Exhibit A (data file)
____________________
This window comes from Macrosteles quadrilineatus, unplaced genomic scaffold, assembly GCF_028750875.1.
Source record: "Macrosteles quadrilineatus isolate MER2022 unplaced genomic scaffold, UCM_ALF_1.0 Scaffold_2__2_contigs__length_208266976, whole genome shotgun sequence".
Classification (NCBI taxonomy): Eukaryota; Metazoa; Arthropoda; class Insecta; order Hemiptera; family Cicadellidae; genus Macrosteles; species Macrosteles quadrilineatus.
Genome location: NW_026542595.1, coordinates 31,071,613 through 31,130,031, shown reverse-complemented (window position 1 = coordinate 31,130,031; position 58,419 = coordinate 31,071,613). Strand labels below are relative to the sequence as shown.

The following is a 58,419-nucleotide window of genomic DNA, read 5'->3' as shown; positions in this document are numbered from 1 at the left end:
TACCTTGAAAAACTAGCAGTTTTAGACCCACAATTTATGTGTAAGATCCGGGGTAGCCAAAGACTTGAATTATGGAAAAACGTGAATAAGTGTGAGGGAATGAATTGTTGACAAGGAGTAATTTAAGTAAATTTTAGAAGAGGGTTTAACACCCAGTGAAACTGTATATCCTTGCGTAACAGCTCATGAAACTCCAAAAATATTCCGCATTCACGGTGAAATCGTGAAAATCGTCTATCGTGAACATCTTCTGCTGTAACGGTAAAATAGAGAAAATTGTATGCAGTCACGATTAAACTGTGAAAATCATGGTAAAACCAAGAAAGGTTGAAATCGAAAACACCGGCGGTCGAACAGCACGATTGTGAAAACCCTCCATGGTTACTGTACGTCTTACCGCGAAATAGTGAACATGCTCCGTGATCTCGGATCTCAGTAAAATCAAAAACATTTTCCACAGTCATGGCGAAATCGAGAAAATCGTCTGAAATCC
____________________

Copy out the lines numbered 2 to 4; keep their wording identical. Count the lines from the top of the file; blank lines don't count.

Source record: "Macrosteles quadrilineatus isolate MER2022 unplaced genomic scaffold, UCM_ALF_1.0 Scaffold_2__2_contigs__length_208266976, whole genome shotgun sequence".
Classification (NCBI taxonomy): Eukaryota; Metazoa; Arthropoda; class Insecta; order Hemiptera; family Cicadellidae; genus Macrosteles; species Macrosteles quadrilineatus.
Genome location: NW_026542595.1, coordinates 31,071,613 through 31,130,031, shown reverse-complemented (window position 1 = coordinate 31,130,031; position 58,419 = coordinate 31,071,613). Strand labels below are relative to the sequence as shown.